The US Department of Transportation, along with the US Environmental Protection Agency, have announced increasingly stringent fuel economy standards as part of the National Highway Traffic Safety Administration’s Corporate Average Fuel Economy programme and the Clean Air Act for 2012-2016.
The standards outline the following:
- Car makers must improve fleet-wide fuel economy and reduce greenhouse gas emissions by approximately five per cent every year beginning in model year 2012.
- By model year 2016, the industry-wide fleet must reach an average fuel economy of 34.1mpg.
- By model year 2016, manufacturers must achieve a combined average vehicle emission level of 250g of CO2/mile.
It is hoped that the standards will help achieve the following goals:
- To reduce CO2 by about 960million metric tons over the lifetime of the vehicles regulated.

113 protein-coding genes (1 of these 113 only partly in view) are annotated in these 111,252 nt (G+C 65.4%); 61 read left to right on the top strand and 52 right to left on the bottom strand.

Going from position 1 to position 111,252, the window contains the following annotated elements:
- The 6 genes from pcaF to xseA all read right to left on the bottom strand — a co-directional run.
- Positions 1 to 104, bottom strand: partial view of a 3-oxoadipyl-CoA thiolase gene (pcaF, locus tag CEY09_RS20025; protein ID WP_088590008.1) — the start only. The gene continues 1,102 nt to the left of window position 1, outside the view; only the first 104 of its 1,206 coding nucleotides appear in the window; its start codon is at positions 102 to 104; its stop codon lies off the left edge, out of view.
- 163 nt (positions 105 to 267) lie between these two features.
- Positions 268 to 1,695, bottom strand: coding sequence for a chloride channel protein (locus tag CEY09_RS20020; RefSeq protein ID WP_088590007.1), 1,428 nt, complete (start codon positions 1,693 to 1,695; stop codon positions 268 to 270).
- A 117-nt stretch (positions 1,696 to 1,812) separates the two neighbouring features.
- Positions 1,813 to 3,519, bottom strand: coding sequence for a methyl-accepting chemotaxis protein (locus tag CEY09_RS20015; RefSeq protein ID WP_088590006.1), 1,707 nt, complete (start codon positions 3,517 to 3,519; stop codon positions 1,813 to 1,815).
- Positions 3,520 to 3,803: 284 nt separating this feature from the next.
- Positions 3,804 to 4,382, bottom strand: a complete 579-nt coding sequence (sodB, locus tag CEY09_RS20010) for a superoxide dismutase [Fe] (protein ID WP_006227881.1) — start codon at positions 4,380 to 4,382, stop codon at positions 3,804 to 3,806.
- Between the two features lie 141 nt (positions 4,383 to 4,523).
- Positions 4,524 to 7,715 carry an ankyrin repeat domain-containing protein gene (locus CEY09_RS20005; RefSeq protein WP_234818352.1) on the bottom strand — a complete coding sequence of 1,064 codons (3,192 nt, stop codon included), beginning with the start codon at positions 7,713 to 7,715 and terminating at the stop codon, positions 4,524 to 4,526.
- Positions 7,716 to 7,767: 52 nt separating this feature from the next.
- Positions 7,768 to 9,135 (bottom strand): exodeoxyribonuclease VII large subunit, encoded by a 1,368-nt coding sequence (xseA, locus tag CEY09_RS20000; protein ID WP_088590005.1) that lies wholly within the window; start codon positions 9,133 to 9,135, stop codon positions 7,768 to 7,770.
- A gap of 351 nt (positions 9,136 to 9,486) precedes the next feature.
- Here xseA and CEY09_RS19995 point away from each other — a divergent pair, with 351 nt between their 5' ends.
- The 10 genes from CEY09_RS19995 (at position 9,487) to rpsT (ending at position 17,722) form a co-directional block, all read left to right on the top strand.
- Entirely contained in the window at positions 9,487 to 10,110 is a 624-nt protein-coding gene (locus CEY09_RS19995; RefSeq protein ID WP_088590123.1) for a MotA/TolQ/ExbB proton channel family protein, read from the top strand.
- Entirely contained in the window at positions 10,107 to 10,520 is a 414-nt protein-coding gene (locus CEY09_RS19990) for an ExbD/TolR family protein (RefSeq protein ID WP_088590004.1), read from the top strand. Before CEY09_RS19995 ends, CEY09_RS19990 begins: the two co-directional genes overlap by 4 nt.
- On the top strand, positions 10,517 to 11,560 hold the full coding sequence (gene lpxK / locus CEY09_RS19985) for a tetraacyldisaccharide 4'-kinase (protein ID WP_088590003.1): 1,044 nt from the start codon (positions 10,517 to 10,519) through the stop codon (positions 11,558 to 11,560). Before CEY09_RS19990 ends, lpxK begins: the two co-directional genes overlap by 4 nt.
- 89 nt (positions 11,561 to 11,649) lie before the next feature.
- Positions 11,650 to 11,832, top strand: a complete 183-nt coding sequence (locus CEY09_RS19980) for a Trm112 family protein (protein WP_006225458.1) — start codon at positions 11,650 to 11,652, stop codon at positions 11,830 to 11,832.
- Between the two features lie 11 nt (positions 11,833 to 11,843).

- Conserve around 1.8billion barrels of oil over their lifetime.
- Enable the average 2016 car buyer to enjoy net savings of around $3,000 over the lifetime of the vehicle.
The rules were originally proposed in September with more than 130,000 public comments since – the comments overwhelmingly supported a strong national policy. Now manufacturers will be expected to meet these standards with a more widespread adoption of conventional technologies that are currently in use and/or by pursuing more advanced fuel saving technologies such as hybrid and electric cars.
Paul is a freelance writer with a background in everything from motoring to finance; and holidays to women's undergarments he just writes about them, honestly! He has now sadly crept into his early 30s and seems to have forgotten everything learned at school Still, he's a green car fanatic and isn't that what counts?
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